Perhaps you too have noticed a distinct coarsening of public language in our society. Not just during this Democratic primary campaign or presidency. But going back some years.
Lyndon Johnson was particularly profane. An open mic caught George W. Bush describing one reporter as a back-facing part of the lower human anatomy. Vice President Joe Biden was also caught a couple of times uttering an ancient acronym for fornication under consent of the king.
Donald Trump has let slip his share, maybe more, even during nationally-televised rallies. Last year others quoted him as referring to “s***hole countries.” Some profanity is perhaps more dangerous for this president, given his rock-solid political support so far from Protestant evangelicals. Though a number did express displeasure recently.
Maybe it’s our Puritan heritage, but Americans have a quaint way with foul language. Everyone knows the worst words. Most everyone has said some in anger or after hammering a thumb. Anyone who’s ever been at a pro sporting event has heard the words, even in the family section.
Until recently, most media have used euphemistic letters to preserve the innocence of our virgin ears and eyes from exposure to words like s***, f*** and g** d***.
Many years ago I was scolded by a senior editor after the fact for being too specific by slipping into the N.Y. Times a description of a defendant’s courtroom outburst as shouting an eight-letter barnyard epithet.
Back in 1944 a cocky German general demanded the surrender of battered and besieged American troops surrounded at the Battle of the Bulge.
Even modern history books still quote the response of U.S. Gen. Anthony McAuliffe as “Nuts!” When in reality, the battle-hardened paratrooper suggested what the German should go do to himself.
So, as distasteful as it might seem, in one sense it’s a refreshing sign of candor and honesty that some modern political figures are on occasion using the same public language that they and we have employed in private. Assuming they’re not swearing to fake authenticity.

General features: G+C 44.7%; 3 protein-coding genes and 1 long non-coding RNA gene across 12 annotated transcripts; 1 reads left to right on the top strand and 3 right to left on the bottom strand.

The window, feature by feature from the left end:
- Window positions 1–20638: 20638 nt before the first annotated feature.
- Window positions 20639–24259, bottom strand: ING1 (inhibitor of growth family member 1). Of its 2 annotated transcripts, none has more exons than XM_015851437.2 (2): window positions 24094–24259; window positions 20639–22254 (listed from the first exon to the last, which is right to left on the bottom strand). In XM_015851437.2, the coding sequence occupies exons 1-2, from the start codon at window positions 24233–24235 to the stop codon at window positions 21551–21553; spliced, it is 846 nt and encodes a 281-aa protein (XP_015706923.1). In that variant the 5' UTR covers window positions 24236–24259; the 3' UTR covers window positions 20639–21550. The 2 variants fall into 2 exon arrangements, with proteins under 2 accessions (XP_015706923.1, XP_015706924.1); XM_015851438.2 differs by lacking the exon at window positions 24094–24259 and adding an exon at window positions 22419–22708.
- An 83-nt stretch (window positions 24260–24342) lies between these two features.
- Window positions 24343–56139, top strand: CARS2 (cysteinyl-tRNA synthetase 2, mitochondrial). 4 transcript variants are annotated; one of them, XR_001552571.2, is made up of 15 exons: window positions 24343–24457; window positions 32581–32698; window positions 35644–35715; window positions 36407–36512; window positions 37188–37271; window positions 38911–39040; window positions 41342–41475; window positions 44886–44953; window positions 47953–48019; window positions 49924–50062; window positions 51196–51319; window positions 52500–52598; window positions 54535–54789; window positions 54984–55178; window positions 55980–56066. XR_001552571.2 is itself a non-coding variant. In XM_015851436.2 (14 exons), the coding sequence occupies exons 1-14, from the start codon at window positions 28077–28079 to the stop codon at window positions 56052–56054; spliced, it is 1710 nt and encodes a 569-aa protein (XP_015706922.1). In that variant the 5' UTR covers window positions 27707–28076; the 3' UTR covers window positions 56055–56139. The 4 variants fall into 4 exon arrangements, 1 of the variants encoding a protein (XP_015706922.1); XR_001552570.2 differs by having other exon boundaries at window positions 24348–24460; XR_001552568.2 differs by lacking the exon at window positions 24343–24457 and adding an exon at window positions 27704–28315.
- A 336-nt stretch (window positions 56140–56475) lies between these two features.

With modern recording devices even in cellphones, it’s easier to record them. And especially with Trump, media feel less constrained to censor presidential words.
“I wrote the damn bill!” Bernie Sanders exclaimed the other day. Aides shared a Cory Booker text describing Trump remarks as a barnyard epithet “soup of ineffective words.”
Robert Francis O’Rourke was professing disgust with Trump’s vocabulary about illegal immigrants when he said “What the f***?” to reporters. Kirsten Gillibrand has said if politicians aren’t helping the impoverished “we should go the f*** home.”
The so-called f-bomb you may have noticed is no longer just a verb. It’s now often a noun as in “I don’t give a f****” or used to emphasize the next word as in “f****** jerk.”
The Hill newspaper recently reported data showing the use of profanity increasing with Twitter. It found politicians’ use of profanity there, excluding s*** and f***, occurred 833 times in 2018 and already 1,225 times this year.
According to Ben Bergen, author of “What the F: What Swearing Reveals About Our Language, Our Brains and Ourselves”:
We’ve seen media become democratized. There are fewer and fewer channels of communication that are censored. And as a result, there’s just more swearing around.